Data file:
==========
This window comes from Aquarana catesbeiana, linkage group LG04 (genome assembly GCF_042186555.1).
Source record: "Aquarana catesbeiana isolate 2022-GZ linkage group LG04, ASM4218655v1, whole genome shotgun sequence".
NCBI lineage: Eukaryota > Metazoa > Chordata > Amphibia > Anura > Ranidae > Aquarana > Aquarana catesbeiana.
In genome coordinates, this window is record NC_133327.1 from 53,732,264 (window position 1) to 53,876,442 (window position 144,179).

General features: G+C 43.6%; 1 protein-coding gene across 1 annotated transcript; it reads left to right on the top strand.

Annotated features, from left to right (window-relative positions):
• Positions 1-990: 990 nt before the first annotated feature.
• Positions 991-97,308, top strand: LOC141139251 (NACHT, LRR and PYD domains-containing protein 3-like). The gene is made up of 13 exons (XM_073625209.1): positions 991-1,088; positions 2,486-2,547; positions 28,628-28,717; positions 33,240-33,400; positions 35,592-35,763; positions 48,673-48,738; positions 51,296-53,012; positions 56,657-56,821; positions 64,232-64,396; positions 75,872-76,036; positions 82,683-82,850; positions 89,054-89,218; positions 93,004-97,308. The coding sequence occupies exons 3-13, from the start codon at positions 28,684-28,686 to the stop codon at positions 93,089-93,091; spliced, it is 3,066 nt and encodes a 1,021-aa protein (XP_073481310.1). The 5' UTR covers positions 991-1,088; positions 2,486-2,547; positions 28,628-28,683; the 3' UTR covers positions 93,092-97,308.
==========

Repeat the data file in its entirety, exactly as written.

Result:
This window comes from Aquarana catesbeiana, linkage group LG04 (genome assembly GCF_042186555.1).
Source record: "Aquarana catesbeiana isolate 2022-GZ linkage group LG04, ASM4218655v1, whole genome shotgun sequence".
NCBI lineage: Eukaryota > Metazoa > Chordata > Amphibia > Anura > Ranidae > Aquarana > Aquarana catesbeiana.
In genome coordinates, this window is record NC_133327.1 from 53,732,264 (window position 1) to 53,876,442 (window position 144,179).

General features: G+C 43.6%; 1 protein-coding gene across 1 annotated transcript; it reads left to right on the top strand.

Annotated features, from left to right (window-relative positions):
• Positions 1-990: 990 nt before the first annotated feature.
• Positions 991-97,308, top strand: LOC141139251 (NACHT, LRR and PYD domains-containing protein 3-like). The gene is made up of 13 exons (XM_073625209.1): positions 991-1,088; positions 2,486-2,547; positions 28,628-28,717; positions 33,240-33,400; positions 35,592-35,763; positions 48,673-48,738; positions 51,296-53,012; positions 56,657-56,821; positions 64,232-64,396; positions 75,872-76,036; positions 82,683-82,850; positions 89,054-89,218; positions 93,004-97,308. The coding sequence occupies exons 3-13, from the start codon at positions 28,684-28,686 to the stop codon at positions 93,089-93,091; spliced, it is 3,066 nt and encodes a 1,021-aa protein (XP_073481310.1). The 5' UTR covers positions 991-1,088; positions 2,486-2,547; positions 28,628-28,683; the 3' UTR covers positions 93,092-97,308.